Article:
The organizers of an initiative to reduce and stop rape in the informal settlements around Kenya's capital say their program is having marked success. Girls are taking self-defense classes while the boys are learning how to protect the girls and respect them. Lenny Ruvaga reports from Nairobi.
    Video

    Video New Hampshire Voters Are Independent, Mindful of History

    Once every four years, the northeastern state of New Hampshire becomes the center of the U.S. political universe with its first-in-the-nation presidential primary. What's unusual about New Hampshire is how seriously the voters take their role and the responsibility of being among the first to weigh in on the candidates.
    Video

    Video Chocolate Lovers Get a Sweet History Lesson

    Observed in many countries around the world, Valentine’s Day is sometimes celebrated with chocolate festivals. But at a festival near Washington, the visitors experience a bit more than a sugar rush. They go on a sweet journey through history. VOA’s June Soh takes us to the festival.
    Video

    Video 'Smart' Bandages Could Heal Wounds More Quickly

    Simple bandages are usually seen as the first line of attack in healing small to moderate wounds and burns. But scientists say new synthetic materials with embedded microsensors could turn bandages into a much more valuable tool for emergency physicians. VOA’s George Putic reports.
    Video

    Video Bhutanese Refugees in New Hampshire Closely Watching Primary Election

    They fled their country and lived in refugee camps in neighboring Nepal for decades before being resettled in the northeastern U.S. state of New Hampshire -- now the focus of the U.S. presidential contest. VOA correspondent Aru Pande spoke with members of the Bhutanese community, including new American citizens, about the campaign and the strong anti-immigrant rhetoric of some of the candidates.
    Video

    Video Researchers Use 3-D Printer to Produce Transplantable Body Parts

    Human organ transplants have become fairly common around the world in the past few decades. Researchers at various universities are coordinating their efforts to find solutions -- including teams at the University of Pennsylvania and Rice University in Houston that are experimenting with a 3-D printer -- to make blood vessels and other structures for implant. As VOA’s Greg Flakus reports from Houston, they are also using these artificial body parts to seek ways of defeating cancerous tumors.
    Video

    Video Helping the Blind 'See' Great Art

    There are 285 million blind and visually impaired people in the world who are unable to enjoy visual art at a museum. One New York photographer is trying to fix this situation by making tangible copies of the world’s masterpieces. VOA correspondent Victoria Kupchinetsky was there as visually impaired people got a feel for great art. Joy Wagner narrates her report.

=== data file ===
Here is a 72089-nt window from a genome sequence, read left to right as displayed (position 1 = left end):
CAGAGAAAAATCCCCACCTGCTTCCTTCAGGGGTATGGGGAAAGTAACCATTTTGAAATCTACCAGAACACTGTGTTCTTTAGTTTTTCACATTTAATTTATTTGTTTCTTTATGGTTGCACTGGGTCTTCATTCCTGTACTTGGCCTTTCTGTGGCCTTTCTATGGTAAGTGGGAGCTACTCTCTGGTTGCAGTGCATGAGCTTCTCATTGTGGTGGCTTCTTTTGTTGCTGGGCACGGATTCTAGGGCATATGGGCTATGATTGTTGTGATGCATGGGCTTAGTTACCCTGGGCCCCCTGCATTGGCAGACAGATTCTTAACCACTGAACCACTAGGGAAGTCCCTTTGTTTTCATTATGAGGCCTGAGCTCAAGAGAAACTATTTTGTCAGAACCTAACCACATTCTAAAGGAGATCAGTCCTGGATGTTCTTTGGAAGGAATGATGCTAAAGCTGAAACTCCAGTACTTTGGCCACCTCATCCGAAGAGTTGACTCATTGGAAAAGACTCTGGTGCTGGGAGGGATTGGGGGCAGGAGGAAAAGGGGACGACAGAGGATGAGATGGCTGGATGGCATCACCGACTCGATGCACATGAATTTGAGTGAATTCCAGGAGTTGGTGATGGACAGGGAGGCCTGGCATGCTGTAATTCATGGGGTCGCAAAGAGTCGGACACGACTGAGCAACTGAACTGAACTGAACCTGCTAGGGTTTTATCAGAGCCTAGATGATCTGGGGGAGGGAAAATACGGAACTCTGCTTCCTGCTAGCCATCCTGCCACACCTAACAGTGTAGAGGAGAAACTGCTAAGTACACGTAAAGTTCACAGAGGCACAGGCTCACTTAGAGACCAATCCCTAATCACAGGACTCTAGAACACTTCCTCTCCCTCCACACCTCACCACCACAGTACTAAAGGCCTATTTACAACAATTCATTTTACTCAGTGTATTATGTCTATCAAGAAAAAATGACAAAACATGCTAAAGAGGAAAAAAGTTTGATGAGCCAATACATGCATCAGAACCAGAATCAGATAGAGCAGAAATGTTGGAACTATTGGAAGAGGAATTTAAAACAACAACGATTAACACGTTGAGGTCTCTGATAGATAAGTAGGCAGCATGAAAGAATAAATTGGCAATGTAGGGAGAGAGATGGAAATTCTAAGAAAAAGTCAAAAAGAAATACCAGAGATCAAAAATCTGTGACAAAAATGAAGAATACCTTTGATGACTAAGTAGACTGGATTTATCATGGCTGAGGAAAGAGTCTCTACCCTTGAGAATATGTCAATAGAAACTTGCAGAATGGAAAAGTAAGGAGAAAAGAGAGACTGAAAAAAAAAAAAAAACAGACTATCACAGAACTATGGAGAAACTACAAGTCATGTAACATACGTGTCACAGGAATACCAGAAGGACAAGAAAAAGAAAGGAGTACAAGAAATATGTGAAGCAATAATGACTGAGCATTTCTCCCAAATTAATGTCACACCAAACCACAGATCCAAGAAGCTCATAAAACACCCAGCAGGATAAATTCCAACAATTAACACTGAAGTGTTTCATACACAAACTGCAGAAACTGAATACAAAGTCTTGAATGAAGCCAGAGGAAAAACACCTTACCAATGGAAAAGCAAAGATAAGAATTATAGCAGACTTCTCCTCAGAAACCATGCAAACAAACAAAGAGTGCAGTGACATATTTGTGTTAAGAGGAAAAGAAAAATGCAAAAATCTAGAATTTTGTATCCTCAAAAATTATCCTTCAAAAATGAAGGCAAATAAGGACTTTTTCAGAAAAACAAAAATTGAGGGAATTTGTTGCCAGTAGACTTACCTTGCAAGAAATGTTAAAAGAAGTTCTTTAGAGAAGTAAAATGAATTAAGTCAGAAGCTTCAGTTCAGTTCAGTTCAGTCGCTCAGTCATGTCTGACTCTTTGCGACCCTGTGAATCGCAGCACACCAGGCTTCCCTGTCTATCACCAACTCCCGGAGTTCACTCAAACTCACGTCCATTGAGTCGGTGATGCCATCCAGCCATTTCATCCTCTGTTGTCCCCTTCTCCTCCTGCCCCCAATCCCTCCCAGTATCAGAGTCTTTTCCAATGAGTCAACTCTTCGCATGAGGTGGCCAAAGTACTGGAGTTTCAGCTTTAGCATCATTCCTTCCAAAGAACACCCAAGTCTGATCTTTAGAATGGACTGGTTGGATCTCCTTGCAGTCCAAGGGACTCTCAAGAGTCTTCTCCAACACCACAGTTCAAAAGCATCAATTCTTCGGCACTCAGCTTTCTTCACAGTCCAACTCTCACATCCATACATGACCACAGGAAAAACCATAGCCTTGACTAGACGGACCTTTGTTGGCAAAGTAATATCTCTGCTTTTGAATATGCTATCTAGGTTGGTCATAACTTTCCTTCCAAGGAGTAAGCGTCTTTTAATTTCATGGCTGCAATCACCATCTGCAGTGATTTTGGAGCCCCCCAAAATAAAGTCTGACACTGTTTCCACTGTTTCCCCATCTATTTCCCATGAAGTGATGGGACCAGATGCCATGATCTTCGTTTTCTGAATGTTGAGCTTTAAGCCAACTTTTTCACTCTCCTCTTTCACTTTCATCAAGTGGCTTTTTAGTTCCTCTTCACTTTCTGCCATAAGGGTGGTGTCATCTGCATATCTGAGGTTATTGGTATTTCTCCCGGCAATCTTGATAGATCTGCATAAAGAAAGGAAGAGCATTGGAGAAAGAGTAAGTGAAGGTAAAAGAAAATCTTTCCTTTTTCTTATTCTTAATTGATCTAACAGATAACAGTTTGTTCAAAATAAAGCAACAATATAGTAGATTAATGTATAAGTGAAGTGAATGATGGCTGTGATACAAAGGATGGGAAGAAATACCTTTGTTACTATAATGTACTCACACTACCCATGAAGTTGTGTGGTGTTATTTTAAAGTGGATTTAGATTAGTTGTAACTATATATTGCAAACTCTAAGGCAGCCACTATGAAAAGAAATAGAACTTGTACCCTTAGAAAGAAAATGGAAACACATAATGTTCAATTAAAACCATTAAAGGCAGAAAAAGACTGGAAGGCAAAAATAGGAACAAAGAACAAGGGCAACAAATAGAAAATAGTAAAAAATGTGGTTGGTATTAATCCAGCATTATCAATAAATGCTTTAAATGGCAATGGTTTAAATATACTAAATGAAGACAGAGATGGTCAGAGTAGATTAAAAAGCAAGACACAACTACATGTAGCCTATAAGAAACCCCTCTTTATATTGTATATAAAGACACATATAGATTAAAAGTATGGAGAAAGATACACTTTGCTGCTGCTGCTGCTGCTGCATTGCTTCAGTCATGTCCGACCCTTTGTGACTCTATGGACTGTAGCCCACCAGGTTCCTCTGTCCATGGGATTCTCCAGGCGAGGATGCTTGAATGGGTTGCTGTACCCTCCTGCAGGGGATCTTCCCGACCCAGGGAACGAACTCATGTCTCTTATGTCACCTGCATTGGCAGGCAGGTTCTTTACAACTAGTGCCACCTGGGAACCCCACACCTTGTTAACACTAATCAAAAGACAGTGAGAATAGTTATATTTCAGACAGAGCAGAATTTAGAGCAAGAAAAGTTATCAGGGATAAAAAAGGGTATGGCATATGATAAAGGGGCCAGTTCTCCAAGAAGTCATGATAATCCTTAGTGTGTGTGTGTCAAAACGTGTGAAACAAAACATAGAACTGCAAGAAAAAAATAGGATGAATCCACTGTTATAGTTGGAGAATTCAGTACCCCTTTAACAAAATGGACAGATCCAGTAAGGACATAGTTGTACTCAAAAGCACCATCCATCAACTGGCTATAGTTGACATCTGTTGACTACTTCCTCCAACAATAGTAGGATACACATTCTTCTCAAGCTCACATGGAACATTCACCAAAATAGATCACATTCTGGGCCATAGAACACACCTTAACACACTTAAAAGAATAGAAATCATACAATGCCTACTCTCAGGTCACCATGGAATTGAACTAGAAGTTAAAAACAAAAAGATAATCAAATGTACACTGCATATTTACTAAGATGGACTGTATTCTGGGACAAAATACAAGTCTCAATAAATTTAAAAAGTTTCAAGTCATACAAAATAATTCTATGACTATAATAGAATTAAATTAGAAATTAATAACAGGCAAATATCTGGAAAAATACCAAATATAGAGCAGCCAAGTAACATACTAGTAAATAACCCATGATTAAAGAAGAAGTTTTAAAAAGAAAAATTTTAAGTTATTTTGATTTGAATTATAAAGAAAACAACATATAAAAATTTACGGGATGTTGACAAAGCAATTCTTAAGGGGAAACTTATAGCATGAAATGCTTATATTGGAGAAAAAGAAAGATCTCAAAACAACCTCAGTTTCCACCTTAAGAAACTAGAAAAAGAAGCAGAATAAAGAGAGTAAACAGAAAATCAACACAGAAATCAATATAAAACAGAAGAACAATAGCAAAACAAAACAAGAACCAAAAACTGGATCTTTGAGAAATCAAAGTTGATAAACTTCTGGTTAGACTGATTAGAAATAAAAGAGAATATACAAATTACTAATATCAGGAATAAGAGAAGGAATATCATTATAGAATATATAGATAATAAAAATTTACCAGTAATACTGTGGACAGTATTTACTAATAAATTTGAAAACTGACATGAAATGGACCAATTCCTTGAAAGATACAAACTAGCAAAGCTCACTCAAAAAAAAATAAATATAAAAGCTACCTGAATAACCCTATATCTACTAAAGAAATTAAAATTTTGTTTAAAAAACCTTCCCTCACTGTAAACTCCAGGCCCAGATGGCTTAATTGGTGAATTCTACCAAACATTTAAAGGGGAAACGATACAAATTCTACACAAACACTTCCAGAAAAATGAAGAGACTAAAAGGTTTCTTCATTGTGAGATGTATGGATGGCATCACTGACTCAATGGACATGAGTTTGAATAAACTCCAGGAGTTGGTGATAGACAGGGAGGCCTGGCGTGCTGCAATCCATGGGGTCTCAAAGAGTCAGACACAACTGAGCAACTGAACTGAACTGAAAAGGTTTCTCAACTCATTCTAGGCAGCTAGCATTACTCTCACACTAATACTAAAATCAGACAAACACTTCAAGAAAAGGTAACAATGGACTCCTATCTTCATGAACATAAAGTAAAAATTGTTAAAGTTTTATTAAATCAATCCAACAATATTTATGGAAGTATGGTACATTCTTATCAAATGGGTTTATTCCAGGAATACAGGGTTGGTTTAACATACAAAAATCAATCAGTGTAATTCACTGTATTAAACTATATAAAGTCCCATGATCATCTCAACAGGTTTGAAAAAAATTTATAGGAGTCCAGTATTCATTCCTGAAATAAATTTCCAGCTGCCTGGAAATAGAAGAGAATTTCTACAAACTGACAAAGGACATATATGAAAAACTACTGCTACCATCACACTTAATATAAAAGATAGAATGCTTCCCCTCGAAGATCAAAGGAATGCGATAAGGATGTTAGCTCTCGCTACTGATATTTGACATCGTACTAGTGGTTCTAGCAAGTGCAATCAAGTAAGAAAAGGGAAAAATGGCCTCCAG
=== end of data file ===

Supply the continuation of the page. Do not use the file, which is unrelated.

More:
Video

    Video Sanders, Clinton Battle for Young Democratic Vote

    Despite a narrow loss to former Secretary of State Hillary Clinton in last week's Iowa Democratic caucuses, Vermont Senator Bernie Sanders secured more than 80 percent of the vote among those between the ages of 18 and 29. VOA correspondent Aru Pande talks to Democrats in New Hampshire about who they are leaning towards and why in this week's primary.
    Video

    Video German Artists to Memorialize Refugees With Life Jacket Exhibit

    Sold in every kind of shop in some Turkish port towns, life jackets have become a symbol of the refugee crisis that brought a million people to Europe in 2015.  On the shores of Lesbos, Greece, German artists collect discarded life jackets as they prepare an art installation they plan to display in Germany.  For VOA, Hamada Elrasam has this report from Lesbos, Greece.
    Video

    Video E-readers Help Ease Africa's Book Shortage

    Millions of people in Africa can't read, and there's a chronic shortage of books. A non-profit organization called Worldreader is trying to help change all that one e-reader at a time. VOA’s Deborah Block tells us about a girls' school in Nairobi, Kenya where Worldreader is making a difference.
    Video

    Video Genius Lets World Share Its Knowledge

    Inspired by crowdsourcing companies like Wikipedia, Genius allows anyone to edit anything on the web, using its web annotation tool
    Video

    Video In Philippines, Mixed Feelings About Greater US Military Presence

    In the Philippines, some who will be directly affected by a recent Supreme Court decision clearing the way for more United States troop visits are having mixed reactions.  The increased rotations come at a time when the Philippines is trying to build up its military in the face of growing maritime assertiveness from China.  From Bahile, Palawan on the coast of the South China Sea, Simone Orendain has this story.
    Video

    Video Microcephaly's Connection to Zika: Guilty Until Proven Innocent

    The Zika virus rarely causes problems for the people who get it, but it seems to be having a devastating impact on babies whose mothers are infected with Zika. VOA's Carol Pearson has more.
    Video

    Video Stunning Artworks Attract Record Crowds, Thanks to Social Media

    A new exhibit at the oldest art museum in America is shattering attendance records. Thousands of visitors are lining up to see nine giant works of art that have gotten a much-deserved shot of viral marketing. The 150-year-old Smithsonian American Art Museum has never had a response quite like this. VOA's Julie Taboh reports.